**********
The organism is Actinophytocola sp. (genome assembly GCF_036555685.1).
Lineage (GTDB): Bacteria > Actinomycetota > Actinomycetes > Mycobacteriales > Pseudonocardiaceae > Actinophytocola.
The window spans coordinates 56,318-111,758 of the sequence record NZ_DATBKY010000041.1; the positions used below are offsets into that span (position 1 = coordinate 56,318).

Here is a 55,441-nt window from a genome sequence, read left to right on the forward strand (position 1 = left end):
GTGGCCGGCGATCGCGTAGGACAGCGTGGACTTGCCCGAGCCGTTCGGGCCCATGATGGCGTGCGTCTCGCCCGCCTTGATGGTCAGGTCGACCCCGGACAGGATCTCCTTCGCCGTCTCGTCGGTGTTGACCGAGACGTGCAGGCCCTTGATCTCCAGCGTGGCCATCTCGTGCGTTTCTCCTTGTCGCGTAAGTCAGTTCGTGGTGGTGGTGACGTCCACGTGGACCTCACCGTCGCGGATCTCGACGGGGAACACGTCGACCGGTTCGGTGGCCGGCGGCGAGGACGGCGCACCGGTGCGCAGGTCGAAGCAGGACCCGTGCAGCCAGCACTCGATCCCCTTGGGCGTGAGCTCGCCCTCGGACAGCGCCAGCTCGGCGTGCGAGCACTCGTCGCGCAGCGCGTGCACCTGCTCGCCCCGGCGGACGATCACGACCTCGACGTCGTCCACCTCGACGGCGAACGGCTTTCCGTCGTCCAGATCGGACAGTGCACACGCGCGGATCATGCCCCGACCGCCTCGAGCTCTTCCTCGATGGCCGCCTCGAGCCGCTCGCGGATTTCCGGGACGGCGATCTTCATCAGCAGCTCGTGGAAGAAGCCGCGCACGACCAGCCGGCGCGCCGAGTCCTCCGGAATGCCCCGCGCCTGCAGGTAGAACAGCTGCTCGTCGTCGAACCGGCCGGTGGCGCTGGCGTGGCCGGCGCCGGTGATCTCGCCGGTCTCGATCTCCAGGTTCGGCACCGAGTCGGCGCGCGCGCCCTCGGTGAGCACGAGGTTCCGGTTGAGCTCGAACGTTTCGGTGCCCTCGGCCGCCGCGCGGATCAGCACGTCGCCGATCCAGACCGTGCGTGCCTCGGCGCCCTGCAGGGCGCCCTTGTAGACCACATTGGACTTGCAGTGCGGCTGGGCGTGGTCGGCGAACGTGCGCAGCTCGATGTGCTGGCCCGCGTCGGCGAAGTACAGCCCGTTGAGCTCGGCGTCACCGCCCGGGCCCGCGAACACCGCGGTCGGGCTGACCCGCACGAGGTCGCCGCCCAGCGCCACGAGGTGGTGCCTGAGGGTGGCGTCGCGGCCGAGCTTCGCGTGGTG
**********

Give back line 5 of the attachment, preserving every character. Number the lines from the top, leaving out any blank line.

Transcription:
GTGGCCGGCGATCGCGTAGGACAGCGTGGACTTGCCCGAGCCGTTCGGGCCCATGATGGCGTGCGTCTCGCCCGCCTTGATGGTCAGGTCGACCCCGGACAGGATCTCCTTCGCCGTCTCGTCGGTGTTGACCGAGACGTGCAGGCCCTTGATCTCCAGCGTGGCCATCTCGTGCGTTTCTCCTTGTCGCGTAAGTCAGTTCGTGGTGGTGGTGACGTCCACGTGGACCTCACCGTCGCGGATCTCGACGGGGAACACGTCGACCGGTTCGGTGGCCGGCGGCGAGGACGGCGCACCGGTGCGCAGGTCGAAGCAGGACCCGTGCAGCCAGCACTCGATCCCCTTGGGCGTGAGCTCGCCCTCGGACAGCGCCAGCTCGGCGTGCGAGCACTCGTCGCGCAGCGCGTGCACCTGCTCGCCCCGGCGGACGATCACGACCTCGACGTCGTCCACCTCGACGGCGAACGGCTTTCCGTCGTCCAGATCGGACAGTGCACACGCGCGGATCATGCCCCGACCGCCTCGAGCTCTTCCTCGATGGCCGCCTCGAGCCGCTCGCGGATTTCCGGGACGGCGATCTTCATCAGCAGCTCGTGGAAGAAGCCGCGCACGACCAGCCGGCGCGCCGAGTCCTCCGGAATGCCCCGCGCCTGCAGGTAGAACAGCTGCTCGTCGTCGAACCGGCCGGTGGCGCTGGCGTGGCCGGCGCCGGTGATCTCGCCGGTCTCGATCTCCAGGTTCGGCACCGAGTCGGCGCGCGCGCCCTCGGTGAGCACGAGGTTCCGGTTGAGCTCGAACGTTTCGGTGCCCTCGGCCGCCGCGCGGATCAGCACGTCGCCGATCCAGACCGTGCGTGCCTCGGCGCCCTGCAGGGCGCCCTTGTAGACCACATTGGACTTGCAGTGCGGCTGGGCGTGGTCGGCGAACGTGCGCAGCTCGATGTGCTGGCCCGCGTCGGCGAAGTACAGCCCGTTGAGCTCGGCGTCACCGCCCGGGCCCGCGAACACCGCGGTCGGGCTGACCCGCACGAGGTCGCCGCCCAGCGCCACGAGGTGGTGCCTGAGGGTGGCGTCGCGGCCGAGCTTCGCGTGGTG